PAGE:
Same Day Return and Rain On Glass, by Sean Azzopardi. Azzopardi's comics tend to reflect on his life, career and friends in particular. The former comic is a bit on the diffuse side, as Azzopardi sees a potential dopplelganger on the street, one whom might have been him if he hadn't changed his habits; he reunites with old friends in a mall and feels both the weight and awkwardness of years as well as the eventual easy and familiar rhythms of conversation; and returns to his small home town to see his sister. That latter strip is excellent, as one can see Azzopardi stripping out more and more extraneous detail from his art while adding a touch of grey here and there to give its visuals more weight. That story is ambitious in other ways, as Azzopardi flips back and forth in time as a way of recording his initial ambivalence to coming home, to what he was like growing up and what actually happened on the trip. The final major story, where he's attending a going-away party for a friend but his heart isn't much into it. When a friend texts him about the death of his mother, being able to console his friend is almost a form of relief.

Rain On Glass is a major step forward for Azzopardi. Something about his cartooning just clicks in this connection, though in terms of format it's very much like his other comics. He really spills some ink as he goes back and forth in time in talking about his teenage years living with his father in a miserable setting while turning to his friend Matt via mail in order to keep sane. It's a beautifully illustrated comic that gives the reader just enough information about the narrator to have the story make sense, while delivering odd and jarring anecdotes, like his father sitting him down with his stepbrother to watch a porno. There's a harrowing story about being brutally assaulted as a teen by a thug who thought Azzopardi had messed with her and the scars the incident left; there's little in terms of wrapping the incident up neatly--it is simply recalled in visceral, dizzying fashion (there's a remarkable two-page spread of Azzopardi's dizzying response to a vicious headbutt). The final story is a funny, sentimental account of following around The Jesus and Mary Chain around England as a teenager and even getting invited to stay in their hotel and get free passes to their next, inevitably riot-inciting show. Wading through a non-stop rainstorm, the memory cheers him, even as the waters absurdly rise above the heads of the crowd.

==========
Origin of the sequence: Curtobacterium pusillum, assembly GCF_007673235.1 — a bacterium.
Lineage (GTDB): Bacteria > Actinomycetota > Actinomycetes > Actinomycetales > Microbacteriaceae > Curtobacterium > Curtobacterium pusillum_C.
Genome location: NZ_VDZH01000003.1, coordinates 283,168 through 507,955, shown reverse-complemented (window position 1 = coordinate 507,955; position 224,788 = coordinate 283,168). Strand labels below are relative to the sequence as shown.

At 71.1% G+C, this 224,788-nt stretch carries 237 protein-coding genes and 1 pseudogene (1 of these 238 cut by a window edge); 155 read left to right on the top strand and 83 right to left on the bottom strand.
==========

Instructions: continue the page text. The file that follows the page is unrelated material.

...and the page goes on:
The comic is Azzopardi's best primarily because of his increasing sophistication with regard to story structure. It's not just the flashbacks that I'm talking about here, but rather how his strategic use of them strengthens the overall theme of each story. There are perils to dwelling in the past, Azzopardi's comics seem to be saying. Good memories are sometimes the product of horrific abuse and can easily connect to them. Thinking about the past can be instructive for the present, but one must be aware of rising tides. Above all else, Azzopardi has mastered restraint in his storytelling. Certainly, he's still a cartoonist who very much wears his heart on his sleeve and that earnestness is central to the way he tells his stories. However, the way he gets across that earnestness is slightly less direct, redirected through formal tricks that allow the reader to experience a number of difference narrative perspectives. That's aided by a much lighter rendering touch that reveals an increased confidence in what he's drawing and how he's drawing it. Hopefully, he'll continue to refine and perfect his storytelling, now that he seems to have truly moved into his mature style. 

1 comment: